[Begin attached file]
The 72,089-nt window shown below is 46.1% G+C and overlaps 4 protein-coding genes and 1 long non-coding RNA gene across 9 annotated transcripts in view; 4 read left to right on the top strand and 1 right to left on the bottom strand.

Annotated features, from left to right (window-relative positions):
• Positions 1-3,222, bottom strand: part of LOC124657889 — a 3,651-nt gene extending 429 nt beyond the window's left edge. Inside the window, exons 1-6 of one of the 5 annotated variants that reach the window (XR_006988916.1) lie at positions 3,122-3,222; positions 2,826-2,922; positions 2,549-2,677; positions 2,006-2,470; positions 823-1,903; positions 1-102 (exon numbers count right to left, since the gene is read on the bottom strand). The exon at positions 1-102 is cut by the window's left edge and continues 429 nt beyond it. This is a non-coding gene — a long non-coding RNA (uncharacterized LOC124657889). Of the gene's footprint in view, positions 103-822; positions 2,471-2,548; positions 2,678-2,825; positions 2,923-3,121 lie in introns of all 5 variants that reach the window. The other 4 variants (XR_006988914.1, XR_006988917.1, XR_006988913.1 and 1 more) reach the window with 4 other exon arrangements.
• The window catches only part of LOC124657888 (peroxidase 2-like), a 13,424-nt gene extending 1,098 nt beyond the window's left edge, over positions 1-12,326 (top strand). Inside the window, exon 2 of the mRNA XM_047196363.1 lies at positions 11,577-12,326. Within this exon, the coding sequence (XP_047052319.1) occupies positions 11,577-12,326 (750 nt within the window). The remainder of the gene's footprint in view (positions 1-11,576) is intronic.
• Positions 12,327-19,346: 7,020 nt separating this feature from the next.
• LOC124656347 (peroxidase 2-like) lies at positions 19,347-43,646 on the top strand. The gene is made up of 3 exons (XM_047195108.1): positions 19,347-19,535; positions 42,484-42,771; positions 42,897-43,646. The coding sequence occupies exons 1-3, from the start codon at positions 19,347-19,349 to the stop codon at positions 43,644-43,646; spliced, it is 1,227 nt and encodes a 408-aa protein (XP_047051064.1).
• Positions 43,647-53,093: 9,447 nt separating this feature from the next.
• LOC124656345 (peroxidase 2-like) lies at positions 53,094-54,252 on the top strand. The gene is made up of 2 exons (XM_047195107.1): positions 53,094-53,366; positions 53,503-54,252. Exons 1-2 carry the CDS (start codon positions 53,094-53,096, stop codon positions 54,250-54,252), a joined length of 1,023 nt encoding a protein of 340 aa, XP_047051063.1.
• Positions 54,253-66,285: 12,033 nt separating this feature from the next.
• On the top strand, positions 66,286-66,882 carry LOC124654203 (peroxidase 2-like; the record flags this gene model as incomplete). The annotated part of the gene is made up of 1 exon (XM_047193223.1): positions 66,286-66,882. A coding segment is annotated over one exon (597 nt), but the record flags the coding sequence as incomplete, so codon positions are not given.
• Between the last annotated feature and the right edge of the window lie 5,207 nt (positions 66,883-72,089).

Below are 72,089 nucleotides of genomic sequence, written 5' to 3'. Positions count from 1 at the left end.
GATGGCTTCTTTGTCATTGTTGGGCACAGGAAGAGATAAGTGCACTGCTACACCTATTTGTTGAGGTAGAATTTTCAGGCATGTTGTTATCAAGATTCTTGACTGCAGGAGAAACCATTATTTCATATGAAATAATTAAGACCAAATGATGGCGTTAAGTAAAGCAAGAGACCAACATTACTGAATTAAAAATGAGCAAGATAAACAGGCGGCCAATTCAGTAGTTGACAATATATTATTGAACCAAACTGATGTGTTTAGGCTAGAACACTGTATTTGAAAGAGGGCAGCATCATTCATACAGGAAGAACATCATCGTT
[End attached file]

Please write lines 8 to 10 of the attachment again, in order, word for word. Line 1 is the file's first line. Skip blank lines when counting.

• LOC124656345 (peroxidase 2-like) lies at positions 53,094-54,252 on the top strand. The gene is made up of 2 exons (XM_047195107.1): positions 53,094-53,366; positions 53,503-54,252. Exons 1-2 carry the CDS (start codon positions 53,094-53,096, stop codon positions 54,250-54,252), a joined length of 1,023 nt encoding a protein of 340 aa, XP_047051063.1.
• Positions 54,253-66,285: 12,033 nt separating this feature from the next.
• On the top strand, positions 66,286-66,882 carry LOC124654203 (peroxidase 2-like; the record flags this gene model as incomplete). The annotated part of the gene is made up of 1 exon (XM_047193223.1): positions 66,286-66,882. A coding segment is annotated over one exon (597 nt), but the record flags the coding sequence as incomplete, so codon positions are not given.